Monday, March 17, 2014

Hail Glorious St. Patrick!

Modern icon of St. Patrick
"Christ with me, Christ before me, Christ behind me,
Christ in me, Christ beneath me, Christ above me,
Christ on my right, Christ on my left,
Christ when I lie down, Christ when I sit down, Christ when I arise,
Christ in the heart of every man who thinks of me,
Christ in the mouth of everyone who speaks of me,
Christ in every eye that sees me,
Christ in every ear that hears me.

I arise today
Through a mighty strength, the invocation of the Trinity,
Through belief in the threeness,
Through confession of the oneness,
Of the Creator of Creation."

(Excerpt from the Lorica, or Breastplate, of St. Patrick)




On March 17th, in many places around the world, special celebrations take place. In the United States the city of Chicago dies its river green, while in New York Fifth Avenue is transformed into a parade ground over which thousands of people parade in front of thousands of other people. All the events purport to honor the memory of a man who lived in the 5th century. His name was Patrick (actually Patricius) and he is the patron saint of Ireland and of the Irish.
 
The story of Patrick is fairly well known. Born in what was still Roman Britain, he was kidnapped by Irish slave raiders while still a teenager and brought to then-pagan Ireland. There he was sold as a slave to a landowner who put him to work as a shepherd. After six years of slavery, during which Patrick spent much of his time in prayer, he had a dream in which he was told that a ship awaited that would take him home. Patrick followed the dream message and fled his slavery. He did find a ship and reached home.

After a short time at home Patrick again had a dream. In this dream he heard what he called the “voice of the Irish” calling to him to come back and bring them the Gospel. He again followed the dream message, became a priest and then a bishop and returned to Ireland. The rest, as they say, is history.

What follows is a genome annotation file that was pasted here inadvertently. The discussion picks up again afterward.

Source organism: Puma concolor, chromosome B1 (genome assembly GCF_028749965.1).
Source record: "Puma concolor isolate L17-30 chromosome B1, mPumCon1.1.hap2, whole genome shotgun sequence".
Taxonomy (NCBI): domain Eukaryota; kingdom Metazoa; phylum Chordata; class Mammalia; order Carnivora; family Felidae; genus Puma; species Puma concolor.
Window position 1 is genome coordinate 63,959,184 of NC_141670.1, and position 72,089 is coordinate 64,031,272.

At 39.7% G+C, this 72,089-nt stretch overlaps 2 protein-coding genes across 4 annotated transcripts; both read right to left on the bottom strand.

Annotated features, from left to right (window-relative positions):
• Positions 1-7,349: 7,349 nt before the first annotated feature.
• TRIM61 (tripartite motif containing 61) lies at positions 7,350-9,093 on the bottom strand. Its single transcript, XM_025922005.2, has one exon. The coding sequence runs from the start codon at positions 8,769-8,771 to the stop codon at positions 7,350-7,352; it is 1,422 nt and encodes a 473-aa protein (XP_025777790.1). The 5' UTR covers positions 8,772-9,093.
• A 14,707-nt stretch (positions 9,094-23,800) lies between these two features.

Patrick was not the only missionary to the Irish, there were others as well, including some who were native Irish, but it is he who is remembered best.  His mission field appears to have been located between the north of the country and the midlands, while the south appears to have been evangelized by others.  Patrick is credited with some of the most high profile conversions among the Irish.  He is also credited with an elegant demonstration of the Holy Trinity, using the native three-lobed clover, called 'seamróg’, to demonstrate the doctrine of the Three in One.

Ruins of the monastery of Clonmacnoise
Clonmacnoise, Co. Offaly
Patrick’s contribution to art is not direct. He did not create any art that we know of and there are few images of him that are not very late and derivative. BUT, the impetus given by Patrick and the other Christian missionaries to art in Ireland is immeasurable. In the centuries following their conversion Irish artists created a unique merger of the old Celtic La Tène art forms with the narrative forms inherent in the late antique Christian images which came to them from the Continent. This fusion produced some of the most impressive works of the early middle ages.